“Of course. I didn’t want to put anyone out.” Her considerate nature had always been a joke between them. “It was wonderful just to be out in the sun. There was a little breeze coming from the ocean. Makes me feel like taking a trip.”

“I know. I wish I could have gotten out of the office.”

“How is work?”

Michael thought about confiding in her but rejected the idea. He trusted her to be sympathetic no matter what the problem, but this was different. The money he’d invested belonged to people like her, older folks who had trusted him with their retirement savings.

“Oh, you know, same old, same old. Real estate development isn’t for sissies.”

“You’re not a sissy, Michael.” “I was just joking.”

“I know,” she said, forcing a chuckle. “Anything really wrong?”

“No, not at all.”

“You’d tell me?”



“You’d be the first one I’d tell. You know I’m a momma’s boy.” They both laughed. It was a story from his childhood. It started when his parents told him they were separating. Their words were hardly out of their mouths when eight-year-old Michael blurted out, “I’m gonna live with Momma.” It was one of his father’s rare sober days. He had nodded grimly and, as he was leaving, Michael heard him say, “What do you expect? He always was a momma’s boy. Kid’s a sissy.”


At first, Michael had seen his father every other Saturday. But soon he began to cancel their visits. Weeks, then months, would pass between them until eventually they ceased altogether. His mother gently explained to Michael that his father, while a good man in many ways, had a viciously intractable addiction to alcohol. He died when Michael was in college.

“You sure you’re okay, Mom?”

“I’m sure. And I see the doctor again tomorrow. He’s going to run a couple of tests in the office. I’ll drive myself.”

Michael didn’t respond. He knew it irritated her to feel dependent. “Something else on your mind?”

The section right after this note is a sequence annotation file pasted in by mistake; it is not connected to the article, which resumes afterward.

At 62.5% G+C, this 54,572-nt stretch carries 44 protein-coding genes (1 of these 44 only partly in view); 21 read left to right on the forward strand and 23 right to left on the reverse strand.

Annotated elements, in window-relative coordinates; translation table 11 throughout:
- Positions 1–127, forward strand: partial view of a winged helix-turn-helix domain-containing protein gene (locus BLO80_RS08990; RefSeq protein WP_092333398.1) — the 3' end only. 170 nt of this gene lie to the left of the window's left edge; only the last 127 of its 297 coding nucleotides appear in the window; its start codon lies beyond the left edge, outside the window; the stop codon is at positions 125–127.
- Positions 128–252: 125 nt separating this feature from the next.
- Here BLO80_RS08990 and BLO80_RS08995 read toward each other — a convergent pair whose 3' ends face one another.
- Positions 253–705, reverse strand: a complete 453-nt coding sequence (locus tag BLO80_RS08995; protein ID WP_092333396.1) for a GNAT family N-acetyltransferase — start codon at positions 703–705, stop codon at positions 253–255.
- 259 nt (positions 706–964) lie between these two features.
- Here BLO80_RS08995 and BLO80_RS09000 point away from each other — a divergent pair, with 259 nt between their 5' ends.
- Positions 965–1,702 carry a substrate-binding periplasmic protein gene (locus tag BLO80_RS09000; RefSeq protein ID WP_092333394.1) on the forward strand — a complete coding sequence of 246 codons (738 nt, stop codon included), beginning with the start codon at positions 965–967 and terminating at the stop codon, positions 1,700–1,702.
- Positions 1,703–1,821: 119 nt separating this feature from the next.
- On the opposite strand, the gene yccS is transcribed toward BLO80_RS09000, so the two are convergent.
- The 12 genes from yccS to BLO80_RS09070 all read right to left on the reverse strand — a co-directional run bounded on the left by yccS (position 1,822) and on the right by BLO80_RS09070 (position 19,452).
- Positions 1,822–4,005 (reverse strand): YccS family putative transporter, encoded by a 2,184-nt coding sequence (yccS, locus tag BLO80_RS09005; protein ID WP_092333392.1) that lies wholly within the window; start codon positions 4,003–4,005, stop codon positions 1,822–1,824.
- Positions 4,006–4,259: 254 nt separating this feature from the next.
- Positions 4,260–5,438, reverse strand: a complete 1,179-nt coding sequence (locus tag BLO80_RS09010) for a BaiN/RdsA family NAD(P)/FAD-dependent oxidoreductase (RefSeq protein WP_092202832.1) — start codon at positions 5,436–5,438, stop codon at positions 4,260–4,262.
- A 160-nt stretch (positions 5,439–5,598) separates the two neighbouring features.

“Well, yes. If you have a minute.”

“I’m all ears.”

“I got a funny email today.”

Michael couldn’t help laughing.

“Stop it,” she said, a smile in her voice.

“It still cracks me up. Five years ago, you didn’t own a computer—now you email like an old pro and teach classes online.”

“You’re exaggerating. Anyway, I got an email.”

Michael, still laughing a little, said, “From an old lover, right?”

“Yes, as a matter of fact.”

Michael stopped laughing.

“I . . . It’s hard to talk about.” She seemed to change her mind. “Actually, it’s a long story. I’ll tell you tomorrow. If you’re really interested, that is.”

“I am. You should get some rest, anyway, and I have a few calls to make.” A few more investors to soothe. Maybe he should just tell her he needed her help.

“By the way,” she said, “that lawyer you referred me to says the insurance company will pay off soon.”

“Yeah?” he said quietly, struggling to sound casual at the mention of money. “He thinks they’ll cave?”

“That’s what he says.”



Although it had been a year since his death, Jim’s life insurance company still hadn’t paid Jeanne the proceeds of his policy—one million dollars. The adjuster assigned to the case had raised questions about the pain medications Jim had been taking—implying he’d taken his own life, which would allow them to reject the claim. Jim’s medical team had managed to douse that suspicion. Undeterred, the company then asserted there were technical deficiencies in Jim’s original application and they were investigating the “possible concealment of a serious medical condition.” It was then that Jeanne hired Michael’s lawyer.

A million dollars. To a woman who owned her pricey home free and clear and had six figures in stocks and bonds. The thought of that much money made Michael almost physically ill. She could easily afford to help him out of his present difficulty.



No, not yet. “Nothing.” It was too soon to ask for her help and to confess his failure. He said instead, “I’m just glad you’re okay. Take it easy.”

“Okay, honey, thanks for calling.”

“Of course. Bye.”


Michael hung up. He had planned to call his other investors but decided tomorrow would do. He grabbed his jacket, locked the door, and walked the mile to his two-bedroom apartment on Ocean at the end of Montana. Normally, he would have driven his Porsche 911 to the office, but it was ten years old and not as reliable as it once had been. Like a lot of things.

This excerpt is adapted from the forthcoming book, Come November (July 2023), by Scott Lord. It’s published here with permission.


Highbrow Magazine


Image Sources:

--Lukas Rychvalsky (Pixabay, Creative Commons)

--Lucky Silver1 (Pixabay, Creative Commons)

--Greenleaf Book Group Press